In fact, the CDC reports an average of 62 deaths a year are caused from bee, hornet or wasp stings.
The yearly average has been steadily increasing throughout the last 17 years.
While not all bees are dangerous due to their sting, some bees like carpenter bees cause damage as they burrow into your homes wooden structure or your wooden deck.
If you're experiencing an issue with bees on your property, check out this article regarding bee pest control.
Or, if you're having an issue with wasps you can lean how to get rid of wasps here.
Outdoor pest control doesn't necessarily have to include pesticides and traps.
As technology evolves, so do our options for controlling pests and nuisance animals.
Recently ultrasonic pest control products have become very popular but do they really work? Find out here!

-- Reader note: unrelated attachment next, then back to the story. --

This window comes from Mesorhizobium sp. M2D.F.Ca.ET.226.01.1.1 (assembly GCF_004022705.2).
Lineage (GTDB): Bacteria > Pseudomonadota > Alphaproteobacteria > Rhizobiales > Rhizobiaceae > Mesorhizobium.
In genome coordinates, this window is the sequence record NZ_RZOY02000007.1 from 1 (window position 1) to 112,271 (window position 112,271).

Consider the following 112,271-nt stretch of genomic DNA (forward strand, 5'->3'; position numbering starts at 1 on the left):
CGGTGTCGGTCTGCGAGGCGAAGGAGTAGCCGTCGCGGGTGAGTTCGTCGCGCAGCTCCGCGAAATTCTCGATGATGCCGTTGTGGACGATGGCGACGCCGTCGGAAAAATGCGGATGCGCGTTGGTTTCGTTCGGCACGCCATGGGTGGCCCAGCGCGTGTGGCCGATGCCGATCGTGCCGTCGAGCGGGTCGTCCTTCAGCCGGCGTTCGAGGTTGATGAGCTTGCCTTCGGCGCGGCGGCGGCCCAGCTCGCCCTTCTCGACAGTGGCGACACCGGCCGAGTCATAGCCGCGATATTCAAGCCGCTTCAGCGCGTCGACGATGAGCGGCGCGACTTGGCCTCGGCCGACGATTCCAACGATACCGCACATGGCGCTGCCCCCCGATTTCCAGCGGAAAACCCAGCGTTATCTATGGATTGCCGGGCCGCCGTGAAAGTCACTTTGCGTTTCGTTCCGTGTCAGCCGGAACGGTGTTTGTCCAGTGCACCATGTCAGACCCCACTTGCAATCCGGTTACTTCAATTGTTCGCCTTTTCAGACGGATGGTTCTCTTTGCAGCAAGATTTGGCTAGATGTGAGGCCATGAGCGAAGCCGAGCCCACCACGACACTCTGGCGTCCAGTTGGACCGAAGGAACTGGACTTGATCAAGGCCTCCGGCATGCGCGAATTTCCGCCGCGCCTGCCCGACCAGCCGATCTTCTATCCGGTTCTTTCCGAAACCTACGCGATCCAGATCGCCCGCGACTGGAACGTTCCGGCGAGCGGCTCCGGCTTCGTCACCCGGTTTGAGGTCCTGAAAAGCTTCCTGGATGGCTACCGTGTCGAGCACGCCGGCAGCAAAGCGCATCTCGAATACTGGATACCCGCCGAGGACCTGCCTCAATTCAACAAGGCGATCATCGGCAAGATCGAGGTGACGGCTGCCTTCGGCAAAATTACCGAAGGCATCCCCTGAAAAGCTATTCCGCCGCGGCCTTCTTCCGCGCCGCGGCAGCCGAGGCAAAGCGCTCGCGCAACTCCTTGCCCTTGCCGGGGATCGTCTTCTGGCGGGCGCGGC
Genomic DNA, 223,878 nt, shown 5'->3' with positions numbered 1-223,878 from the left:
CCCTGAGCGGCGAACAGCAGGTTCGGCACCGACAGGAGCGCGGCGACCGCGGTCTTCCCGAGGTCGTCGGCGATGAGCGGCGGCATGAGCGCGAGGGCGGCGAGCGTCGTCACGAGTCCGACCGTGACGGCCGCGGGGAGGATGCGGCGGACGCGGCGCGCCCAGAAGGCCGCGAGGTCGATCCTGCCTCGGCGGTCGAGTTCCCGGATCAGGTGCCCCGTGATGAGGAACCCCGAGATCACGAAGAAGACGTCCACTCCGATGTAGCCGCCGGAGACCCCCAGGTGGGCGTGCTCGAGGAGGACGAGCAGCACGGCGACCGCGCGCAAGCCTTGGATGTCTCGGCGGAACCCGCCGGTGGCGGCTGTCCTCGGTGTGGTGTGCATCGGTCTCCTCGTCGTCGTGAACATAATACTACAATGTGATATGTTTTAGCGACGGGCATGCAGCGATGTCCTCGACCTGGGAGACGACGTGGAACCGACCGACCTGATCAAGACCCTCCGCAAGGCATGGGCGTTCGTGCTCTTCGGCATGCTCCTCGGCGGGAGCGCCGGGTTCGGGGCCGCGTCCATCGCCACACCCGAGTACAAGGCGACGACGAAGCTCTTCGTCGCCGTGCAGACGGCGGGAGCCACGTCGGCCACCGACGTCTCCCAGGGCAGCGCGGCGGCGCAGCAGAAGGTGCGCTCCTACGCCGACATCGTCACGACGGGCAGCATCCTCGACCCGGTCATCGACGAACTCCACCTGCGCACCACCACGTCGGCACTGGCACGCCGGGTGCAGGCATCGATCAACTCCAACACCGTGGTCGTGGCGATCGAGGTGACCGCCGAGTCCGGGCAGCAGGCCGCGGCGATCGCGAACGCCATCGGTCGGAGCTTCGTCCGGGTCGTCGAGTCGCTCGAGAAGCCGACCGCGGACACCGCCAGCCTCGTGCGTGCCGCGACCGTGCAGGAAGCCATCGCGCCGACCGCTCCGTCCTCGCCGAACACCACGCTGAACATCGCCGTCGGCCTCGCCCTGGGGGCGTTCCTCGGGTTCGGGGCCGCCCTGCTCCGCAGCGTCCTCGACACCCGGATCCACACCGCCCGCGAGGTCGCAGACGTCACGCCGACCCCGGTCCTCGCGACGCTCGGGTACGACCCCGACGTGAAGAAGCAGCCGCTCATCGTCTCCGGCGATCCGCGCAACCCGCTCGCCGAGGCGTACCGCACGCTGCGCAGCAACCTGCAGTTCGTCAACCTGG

Last year I planted about 15 apple, pear, plum and peach trees.
Since it was my first experience with fruit trees I did a lot of research and made sure I was doing everything I could to help the young trees thrive.
I buried them at the proper depth, placed rodent guards around the trunks, added mulch and a weed barrier to help hold moisture and reduce unwanted weeds, and watered them once a week.
The trees were doing amazing!
Until one day I noticed they were covered with Japanese beetles.
The beetles moved in overnight and before I knew it, a majority of the leaves on the trees were either dead, or completely gone.
I was able to save all of my fruit trees because I acted quickly, but I'm sure in just a few days without any intervention all of the trees would have died.